Ever wonder what happened to Kyle McDonald, the artist who had the Secret Service sicced on him last year for installing spy cam software on computers in New York City Apple Stores that took pictures of unsuspecting Apple customers? He's written a long, fascinating account of his ordeal for Wired. Turns out it all ended for the best.
Kyle McDonald's "People Staring at Computers," was a gallery of random visitors to New York Apple stores like the one above. They were snapped unaware with a Mac webcam using software McDonald had secretly installed, which also automatically sent McDonald the photos. It was at first glance just another web curiosity, an easy commentary on privacy and anonymity in the digital age. It reminded me of Andy Baio's 2008 project The Faces of Mechanical Turk, where he paid workers on Amazon's crowd-sourcing service to take pictures of themselves, revealing the identities of the anonymous drones behind the service.
Then Apple got wind of the project and the secret service visited McDonald to investigate his alleged "computer fraud."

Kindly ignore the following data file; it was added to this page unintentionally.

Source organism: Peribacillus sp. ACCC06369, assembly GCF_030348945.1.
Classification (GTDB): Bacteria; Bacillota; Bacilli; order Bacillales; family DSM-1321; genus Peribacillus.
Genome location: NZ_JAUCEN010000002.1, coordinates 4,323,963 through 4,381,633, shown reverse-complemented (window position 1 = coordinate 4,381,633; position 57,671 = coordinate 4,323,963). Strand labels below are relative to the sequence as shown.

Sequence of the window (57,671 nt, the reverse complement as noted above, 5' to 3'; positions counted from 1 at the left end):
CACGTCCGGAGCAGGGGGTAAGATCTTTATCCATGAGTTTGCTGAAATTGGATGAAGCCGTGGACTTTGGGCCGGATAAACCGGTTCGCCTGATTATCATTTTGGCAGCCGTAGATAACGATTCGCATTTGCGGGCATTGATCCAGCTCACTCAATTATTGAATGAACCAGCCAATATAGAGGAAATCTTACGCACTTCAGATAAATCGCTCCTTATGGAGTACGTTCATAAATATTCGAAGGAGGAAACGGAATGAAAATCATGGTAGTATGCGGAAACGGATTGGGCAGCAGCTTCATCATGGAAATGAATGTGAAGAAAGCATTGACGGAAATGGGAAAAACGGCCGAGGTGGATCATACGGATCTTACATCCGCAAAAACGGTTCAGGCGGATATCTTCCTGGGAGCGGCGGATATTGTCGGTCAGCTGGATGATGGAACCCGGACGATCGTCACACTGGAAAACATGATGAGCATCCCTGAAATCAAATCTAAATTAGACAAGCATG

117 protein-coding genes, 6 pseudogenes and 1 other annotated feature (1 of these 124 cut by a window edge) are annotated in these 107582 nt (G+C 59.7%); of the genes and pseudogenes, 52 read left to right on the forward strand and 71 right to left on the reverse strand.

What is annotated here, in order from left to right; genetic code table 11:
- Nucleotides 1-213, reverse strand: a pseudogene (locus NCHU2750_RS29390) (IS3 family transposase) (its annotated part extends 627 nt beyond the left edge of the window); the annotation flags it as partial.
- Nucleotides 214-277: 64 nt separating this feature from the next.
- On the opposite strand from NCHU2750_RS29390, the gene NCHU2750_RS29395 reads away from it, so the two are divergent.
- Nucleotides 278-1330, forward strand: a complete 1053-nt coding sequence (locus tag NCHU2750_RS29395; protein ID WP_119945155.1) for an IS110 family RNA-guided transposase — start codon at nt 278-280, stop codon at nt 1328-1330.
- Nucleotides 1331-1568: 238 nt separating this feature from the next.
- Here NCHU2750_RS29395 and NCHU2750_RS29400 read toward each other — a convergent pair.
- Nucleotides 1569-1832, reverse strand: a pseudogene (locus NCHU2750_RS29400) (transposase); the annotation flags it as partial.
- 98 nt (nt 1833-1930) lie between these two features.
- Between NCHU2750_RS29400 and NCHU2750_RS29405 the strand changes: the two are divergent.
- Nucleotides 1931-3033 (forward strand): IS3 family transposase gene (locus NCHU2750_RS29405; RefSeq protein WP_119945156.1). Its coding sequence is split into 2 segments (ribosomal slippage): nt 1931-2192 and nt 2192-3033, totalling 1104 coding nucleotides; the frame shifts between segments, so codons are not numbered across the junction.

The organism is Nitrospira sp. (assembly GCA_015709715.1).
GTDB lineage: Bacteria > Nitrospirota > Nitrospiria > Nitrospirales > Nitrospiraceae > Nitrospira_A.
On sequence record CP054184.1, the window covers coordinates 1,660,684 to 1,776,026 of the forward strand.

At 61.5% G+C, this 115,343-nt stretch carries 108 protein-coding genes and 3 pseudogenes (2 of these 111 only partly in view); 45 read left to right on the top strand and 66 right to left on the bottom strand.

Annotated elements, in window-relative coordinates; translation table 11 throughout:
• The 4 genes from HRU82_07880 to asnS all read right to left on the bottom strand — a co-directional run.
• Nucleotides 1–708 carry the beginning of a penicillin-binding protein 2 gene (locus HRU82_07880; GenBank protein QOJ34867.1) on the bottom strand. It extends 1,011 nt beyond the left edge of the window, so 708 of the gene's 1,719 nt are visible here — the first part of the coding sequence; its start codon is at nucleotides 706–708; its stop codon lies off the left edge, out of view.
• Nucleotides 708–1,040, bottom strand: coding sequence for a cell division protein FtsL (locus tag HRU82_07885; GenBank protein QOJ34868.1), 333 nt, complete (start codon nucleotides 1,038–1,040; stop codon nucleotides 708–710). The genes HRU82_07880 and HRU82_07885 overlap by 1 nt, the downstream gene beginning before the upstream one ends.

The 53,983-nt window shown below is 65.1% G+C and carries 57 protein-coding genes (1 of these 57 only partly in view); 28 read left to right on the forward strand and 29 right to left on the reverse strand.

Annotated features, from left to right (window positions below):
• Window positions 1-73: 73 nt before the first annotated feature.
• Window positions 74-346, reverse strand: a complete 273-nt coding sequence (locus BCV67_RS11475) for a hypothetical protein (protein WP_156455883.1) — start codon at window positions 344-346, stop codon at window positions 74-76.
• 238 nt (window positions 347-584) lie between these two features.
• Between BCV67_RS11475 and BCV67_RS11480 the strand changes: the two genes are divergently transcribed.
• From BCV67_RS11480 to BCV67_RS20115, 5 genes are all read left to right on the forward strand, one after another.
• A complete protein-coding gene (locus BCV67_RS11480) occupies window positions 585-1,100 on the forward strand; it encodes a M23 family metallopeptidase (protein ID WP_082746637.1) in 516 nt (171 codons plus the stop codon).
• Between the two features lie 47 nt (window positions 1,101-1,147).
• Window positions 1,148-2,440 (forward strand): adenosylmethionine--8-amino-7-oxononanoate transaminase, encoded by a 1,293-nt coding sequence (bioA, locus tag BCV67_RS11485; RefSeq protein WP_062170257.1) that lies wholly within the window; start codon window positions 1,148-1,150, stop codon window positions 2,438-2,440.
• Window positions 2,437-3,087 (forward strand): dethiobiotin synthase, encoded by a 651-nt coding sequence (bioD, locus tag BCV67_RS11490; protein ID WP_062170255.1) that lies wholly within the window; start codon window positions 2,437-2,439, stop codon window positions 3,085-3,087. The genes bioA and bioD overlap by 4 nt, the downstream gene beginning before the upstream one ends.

When McDonald's story broke last July it was the perfect story to fill a slow summer tech news day: Secret service! Apple! Spy cams! To some it was yet another example of Apple's insane secrecy, squashing a poor artist's vision. To others it was the story of a criminal hacker using art as an excuse to violate people's privacy. But as McDonald points out in his Wired piece, Apple's overreaction sent McDonald on a weird journey that touched a number of hot internet issues and made the piece bigger than any of that.
In the end, if Apple hadn't so vehemently condemned the piece, it would have been resigned to live as just another quick F.A.T. Lab project, and part of my ongoing curiosity exploring computer-mediated interaction. But because they had the project taken offline, and my computer confiscated, Apple managed to give it more attention than I could have ever attracted. The reporters using headlines with "artist" in scare quotes got the media artists mad. The censorship and search warrant got the freedom of speech people mad. The feeling of privacy invasion, or just the awareness of surveillance, took care of everyone else. Apple created an amazing discussion I never could have planned.
Thanks, Apple! McDonald wasn't charged with anything, wasn't sued, and even got his computers back. Be sure to read the whole piece here.